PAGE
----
Duaa continued to give back to the community as she volunteered with several different organizations in the Waterloo Region. She used her web designing skills to build and improve websites for various charities and non-profit organizations. In the last few years, Duaa has volunteered with the Salvation Army, Muslim Social Services, Interfaith Grand River, Kitchener Waterloo Multicultural Centre, the Mennonite Muslim Community, various food banks in the region, and the Coalition of Muslim Women (CMW). She regularly cooks for the homeless at the St. John’s Kitchen. And she is also currently on the board for the steering committee of Interfaith Grand River, an organization that brings together community members who represent the many faiths of Waterloo Region.
Duaa can barely contain her excitement and happiness as she shows off her Community Impact Award she was presented with by the Arab Women of Waterloo Region in January 2020. The award is just one of the numerous awards she has received for her work and support in the Waterloo Region community.
She was recently honoured with the Outstanding Leadership Award from the Volunteer Action Center in April 2020. Her work with the CMW was also recognized and she received the Women Who Inspire Award in 2017. Duaa has been involved with different events with the CMW since 2016 and has become an active member since 2014. Currently a board member for CMW, Duaa narrates how being part of the CMW assured her of her belief in herself. With her colleagues' support and various leadership workshops she attended, she grew into a confident woman. She has volunteered with several programs for the CMW, including the Taste of Ramadan since 2017, Break the Fast with Muslim Women, Tea and Tales with Muslim Women, among others.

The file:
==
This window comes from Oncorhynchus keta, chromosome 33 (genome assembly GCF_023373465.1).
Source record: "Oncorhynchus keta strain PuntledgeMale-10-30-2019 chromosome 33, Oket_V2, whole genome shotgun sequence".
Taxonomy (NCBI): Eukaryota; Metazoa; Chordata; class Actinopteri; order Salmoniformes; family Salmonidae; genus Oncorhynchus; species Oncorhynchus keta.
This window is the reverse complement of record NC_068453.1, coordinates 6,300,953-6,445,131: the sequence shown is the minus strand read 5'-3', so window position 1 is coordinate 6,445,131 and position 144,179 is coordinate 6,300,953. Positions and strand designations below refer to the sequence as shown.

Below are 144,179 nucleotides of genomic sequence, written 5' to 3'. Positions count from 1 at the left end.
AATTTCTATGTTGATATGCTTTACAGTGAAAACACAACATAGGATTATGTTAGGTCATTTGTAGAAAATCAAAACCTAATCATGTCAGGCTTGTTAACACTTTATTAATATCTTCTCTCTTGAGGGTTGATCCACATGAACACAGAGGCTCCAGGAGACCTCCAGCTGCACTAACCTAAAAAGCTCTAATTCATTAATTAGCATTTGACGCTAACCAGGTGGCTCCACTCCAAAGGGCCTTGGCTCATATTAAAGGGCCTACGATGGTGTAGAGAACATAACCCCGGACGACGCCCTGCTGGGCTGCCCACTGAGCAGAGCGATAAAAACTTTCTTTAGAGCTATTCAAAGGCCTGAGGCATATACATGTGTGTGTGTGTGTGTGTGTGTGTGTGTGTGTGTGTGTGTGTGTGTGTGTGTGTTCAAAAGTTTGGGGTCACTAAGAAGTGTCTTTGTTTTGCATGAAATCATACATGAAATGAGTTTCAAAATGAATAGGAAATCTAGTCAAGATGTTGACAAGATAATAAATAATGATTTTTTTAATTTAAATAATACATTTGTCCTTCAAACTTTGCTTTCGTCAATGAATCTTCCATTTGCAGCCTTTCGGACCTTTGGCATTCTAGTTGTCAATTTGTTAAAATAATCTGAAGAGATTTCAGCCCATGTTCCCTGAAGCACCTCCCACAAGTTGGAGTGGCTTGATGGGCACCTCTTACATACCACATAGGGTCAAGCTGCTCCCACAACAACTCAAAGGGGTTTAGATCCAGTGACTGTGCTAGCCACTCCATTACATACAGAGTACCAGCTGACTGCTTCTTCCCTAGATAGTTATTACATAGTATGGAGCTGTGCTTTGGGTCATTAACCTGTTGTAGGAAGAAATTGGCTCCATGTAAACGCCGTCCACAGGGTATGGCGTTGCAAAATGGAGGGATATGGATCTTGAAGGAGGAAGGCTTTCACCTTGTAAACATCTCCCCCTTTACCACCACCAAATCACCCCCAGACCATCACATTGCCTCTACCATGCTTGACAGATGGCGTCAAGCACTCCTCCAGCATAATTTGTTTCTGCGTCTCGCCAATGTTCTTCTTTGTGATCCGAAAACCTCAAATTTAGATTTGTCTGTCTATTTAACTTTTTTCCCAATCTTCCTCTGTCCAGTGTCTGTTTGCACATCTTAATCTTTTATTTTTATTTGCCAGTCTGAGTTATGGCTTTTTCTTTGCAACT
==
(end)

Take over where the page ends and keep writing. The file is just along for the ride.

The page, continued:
The moment of contentment, however, does not last very long.
While talking about her achievements, Duaa is suddenly pulled back to a distant memory of herself hugging her siblings, surrounded by shattered buildings and dust. Duaa had always shared her achievements with her family, and her heart aches when she thinks of them. Reminiscing about the time spent with her family in Iraq, Duaa’s eyes paint a picture of longing for her loved ones. “I miss eating together with my family while talking about our day. The smell of freshly baked chips is etched in my memory. I remember going out with my siblings and friends and eating chips on the side of the street. I wish I could relive those moments again.”
Over the past 15 years, Duaa’s life has changed dramatically. She could not have imagined there was a life without war. While she misses home, she wishes she can one day bring her mother, who is 75 years old now, to Canada to live with her. “She has had a hard life and I want her to enjoy the simple things in life now. I want her to sleep without fear and wake up to birds chirping. I want her to go on long walks and sit under the shade of a tree with no worry in the world. I want her to have what I have here in Canada — peace.”
Living through three wars — the Iran-Iraq War, the Gulf War, and the American invasion of Iraq in 2003 — Duaa has seen extreme hatred, but she has also experienced love and kindness that knows no bounds. Today when she looks at herself in the mirror, she is proud of the woman she sees, her achievements, and who she has blossomed into as a person.
“I know humanity is stronger than anything else in the world. We are here to love and respect one another regardless of our religion and beliefs. And I want to ensure I continue to spread love and compassion with my work.”